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Honda's Ad for Fuel Cell Vehicle Features Bodiless Singing Children

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Honda and agency-of-record RPA have once again tapped visual effects guru Pes to create an ad -- but this time the artist is using live action, rather than the stop-motion technique for which he is known. The spot for the automaker's Clarity hydrogen fuel cell sedan features a choir of floating children's heads that are meant to symbolize the hydrogen molecules that fuel the car.

The campaign -- which was inspired by Honda's long-running global environmental slogan "Blue Skies for Our Children" -- represents the automaker's largest marketing investment to date for a fuel cell vehicle, said Steve Center, VP of the environmental business development office at American Honda Motor Co.

The new Clarity is available for lease in California at 12 Honda dealerships in the Bay Area, Southern California and Sacramento. The state is the most advanced market for hydrogen fuel cell vehicles. As a result, Honda is targeting California with the campaign. The 60-second TV spot will air in Los Angeles during the Academy Awards on Feb. 26. Media buys are also slated for other California markets including San Francisco and Sacramento.

California had 20 retail hydrogen fueling stations operating as of June 17, with about two to three stations added each month, according to a July report by the California Environmental Protection Agency.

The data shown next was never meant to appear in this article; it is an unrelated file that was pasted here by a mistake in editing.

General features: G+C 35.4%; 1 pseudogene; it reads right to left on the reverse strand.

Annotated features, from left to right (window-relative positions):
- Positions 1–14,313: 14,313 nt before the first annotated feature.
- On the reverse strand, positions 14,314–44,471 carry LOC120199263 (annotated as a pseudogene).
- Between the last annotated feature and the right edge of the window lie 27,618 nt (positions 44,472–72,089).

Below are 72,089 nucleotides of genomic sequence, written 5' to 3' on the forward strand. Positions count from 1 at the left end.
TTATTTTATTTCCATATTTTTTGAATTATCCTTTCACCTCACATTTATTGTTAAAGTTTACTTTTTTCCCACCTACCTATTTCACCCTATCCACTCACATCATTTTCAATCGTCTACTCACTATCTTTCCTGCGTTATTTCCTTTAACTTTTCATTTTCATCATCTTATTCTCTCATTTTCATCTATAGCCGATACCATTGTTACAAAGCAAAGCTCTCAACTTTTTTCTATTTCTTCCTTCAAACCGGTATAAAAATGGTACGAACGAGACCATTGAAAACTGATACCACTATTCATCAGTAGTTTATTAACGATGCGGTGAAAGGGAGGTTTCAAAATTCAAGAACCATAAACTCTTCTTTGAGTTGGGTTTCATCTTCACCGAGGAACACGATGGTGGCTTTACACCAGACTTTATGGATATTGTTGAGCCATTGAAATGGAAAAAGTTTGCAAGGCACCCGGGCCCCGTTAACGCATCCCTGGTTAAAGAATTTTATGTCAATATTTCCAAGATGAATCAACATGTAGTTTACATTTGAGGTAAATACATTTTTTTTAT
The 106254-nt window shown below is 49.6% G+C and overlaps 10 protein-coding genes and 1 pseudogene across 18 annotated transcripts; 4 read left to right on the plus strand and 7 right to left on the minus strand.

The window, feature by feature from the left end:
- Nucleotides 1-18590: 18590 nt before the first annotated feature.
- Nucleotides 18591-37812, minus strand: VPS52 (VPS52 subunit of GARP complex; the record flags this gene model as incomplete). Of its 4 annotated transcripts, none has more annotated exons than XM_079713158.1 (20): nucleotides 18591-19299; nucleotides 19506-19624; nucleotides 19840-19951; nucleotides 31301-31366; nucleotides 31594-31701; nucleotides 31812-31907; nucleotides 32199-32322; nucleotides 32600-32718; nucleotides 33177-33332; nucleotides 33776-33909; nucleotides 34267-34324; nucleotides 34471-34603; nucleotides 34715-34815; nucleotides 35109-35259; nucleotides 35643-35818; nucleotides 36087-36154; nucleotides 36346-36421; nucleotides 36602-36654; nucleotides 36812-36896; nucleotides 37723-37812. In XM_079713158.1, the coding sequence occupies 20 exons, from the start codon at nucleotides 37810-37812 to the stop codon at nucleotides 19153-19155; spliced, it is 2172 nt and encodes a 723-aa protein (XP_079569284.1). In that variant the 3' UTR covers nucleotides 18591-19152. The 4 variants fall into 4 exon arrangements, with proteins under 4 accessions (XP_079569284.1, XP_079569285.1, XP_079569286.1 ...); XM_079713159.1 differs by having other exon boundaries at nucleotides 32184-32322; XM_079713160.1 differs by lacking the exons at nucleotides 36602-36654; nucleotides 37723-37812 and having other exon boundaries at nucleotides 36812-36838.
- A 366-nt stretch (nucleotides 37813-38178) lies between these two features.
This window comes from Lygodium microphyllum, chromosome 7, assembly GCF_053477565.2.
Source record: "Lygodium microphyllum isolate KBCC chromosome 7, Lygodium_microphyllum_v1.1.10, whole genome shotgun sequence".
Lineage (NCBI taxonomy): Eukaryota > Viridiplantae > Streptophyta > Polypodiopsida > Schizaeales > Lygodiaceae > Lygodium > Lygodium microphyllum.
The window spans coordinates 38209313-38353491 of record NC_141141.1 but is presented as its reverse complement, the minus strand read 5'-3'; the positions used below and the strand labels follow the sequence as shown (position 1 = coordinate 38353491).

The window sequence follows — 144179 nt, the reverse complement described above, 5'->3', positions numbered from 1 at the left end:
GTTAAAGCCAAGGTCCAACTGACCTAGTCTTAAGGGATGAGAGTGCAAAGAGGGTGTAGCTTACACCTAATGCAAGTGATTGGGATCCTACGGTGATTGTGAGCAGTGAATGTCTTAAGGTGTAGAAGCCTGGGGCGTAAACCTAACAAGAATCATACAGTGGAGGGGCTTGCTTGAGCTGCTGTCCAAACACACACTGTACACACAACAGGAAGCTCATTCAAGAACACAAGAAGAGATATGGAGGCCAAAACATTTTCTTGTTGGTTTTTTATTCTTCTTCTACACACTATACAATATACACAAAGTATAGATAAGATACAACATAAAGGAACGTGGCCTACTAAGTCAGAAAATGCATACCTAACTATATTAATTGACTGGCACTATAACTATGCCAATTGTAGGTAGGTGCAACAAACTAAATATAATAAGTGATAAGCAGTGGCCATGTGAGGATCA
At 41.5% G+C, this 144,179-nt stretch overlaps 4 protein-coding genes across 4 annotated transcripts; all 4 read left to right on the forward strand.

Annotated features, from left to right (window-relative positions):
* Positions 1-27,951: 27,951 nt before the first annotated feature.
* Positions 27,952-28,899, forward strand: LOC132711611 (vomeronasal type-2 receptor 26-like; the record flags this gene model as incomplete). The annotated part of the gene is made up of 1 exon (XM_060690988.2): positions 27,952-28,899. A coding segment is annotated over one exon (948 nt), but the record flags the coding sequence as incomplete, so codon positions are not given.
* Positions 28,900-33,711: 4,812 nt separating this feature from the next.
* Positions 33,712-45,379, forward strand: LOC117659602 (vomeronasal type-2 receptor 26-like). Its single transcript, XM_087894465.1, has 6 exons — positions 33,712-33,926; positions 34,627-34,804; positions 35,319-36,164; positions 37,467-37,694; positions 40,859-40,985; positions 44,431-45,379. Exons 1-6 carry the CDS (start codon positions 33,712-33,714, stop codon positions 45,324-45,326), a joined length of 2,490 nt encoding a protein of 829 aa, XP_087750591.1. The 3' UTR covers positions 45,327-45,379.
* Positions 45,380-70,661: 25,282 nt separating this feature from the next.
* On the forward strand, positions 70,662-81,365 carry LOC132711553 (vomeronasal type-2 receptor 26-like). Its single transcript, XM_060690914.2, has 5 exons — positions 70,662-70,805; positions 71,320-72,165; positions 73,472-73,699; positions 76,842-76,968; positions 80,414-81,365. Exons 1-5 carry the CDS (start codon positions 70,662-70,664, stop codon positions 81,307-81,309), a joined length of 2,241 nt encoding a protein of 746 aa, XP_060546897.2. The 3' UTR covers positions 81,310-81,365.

Rather than using a combustion engine, hydrogen fuel cell vehicles are powered by a chemical reaction, with water being the only emission, as is explained by this instructional video by the California Fuel Cell Partnership.

The Honda Clarity boasts "the highest EPA driving-range rating of any zero-emission vehicle in America, including fuel cell and battery electric vehicles, with a 366-mile range and fuel-economy rating of 68 combined MPGe (miles per gallon of gasoline-equivalent)," according to Honda.

Hydrogen fuel cell vehicles are a niche but promising market for automakers. California had 331 fuel cell electric vehicles registered with the Department of Motor Vehicles as of July, according to the state EPA report. The report projected that the state's on-road fuel-cell electric vehicle population will grow to 13,500 in 2019 and to 43,600 vehicles in 2022.

"The nice thing about a fuel-cell car is we are able to have a range and convenience levels that are comparable to internal combustion engine cars today," Mr. Center said, noting that the new Clarity refuels in just three to five minutes. "This to us is really the ultimate mobility solution."

Pes, whose full name is Adam Pesapane, last worked with Honda on a stop-motion ad last year for the Ridgeline pickup. He earlier collaborated with the automaker on a 2015 ad called "Paper" that weaved together roughly 3,000 hand-drawn illustrations using stop-motion filming that took viewers through a paper-flipping, historical journey of Honda products.

The new ad is called "Thinking About Tomorrow" and includes a riff on the classic Fleetwood Mac song "Don't Stop." The children that make up the choir in the ad are meant to represent singing hydrogen molecules. Each child was filmed individually using choreographed motion-control cameras and orbiting spotlights, according to Honda. "These scenes were then digitally composited with special effects to create a musical subatomic galaxy," Honda stated.

Honda's campaign comes soon after Toyota used a local Super Bowl ad in California to tout its Mirai fuel cell vehicle. The spot, titled "Daisy" by Saatchi & Saatchi Los Angeles, ran in San Francisco and Los Angeles.

Honda's campaign includes five videos meant to educate consumers about the benefits of hydrogen and the Clarity vehicle, including the two below.

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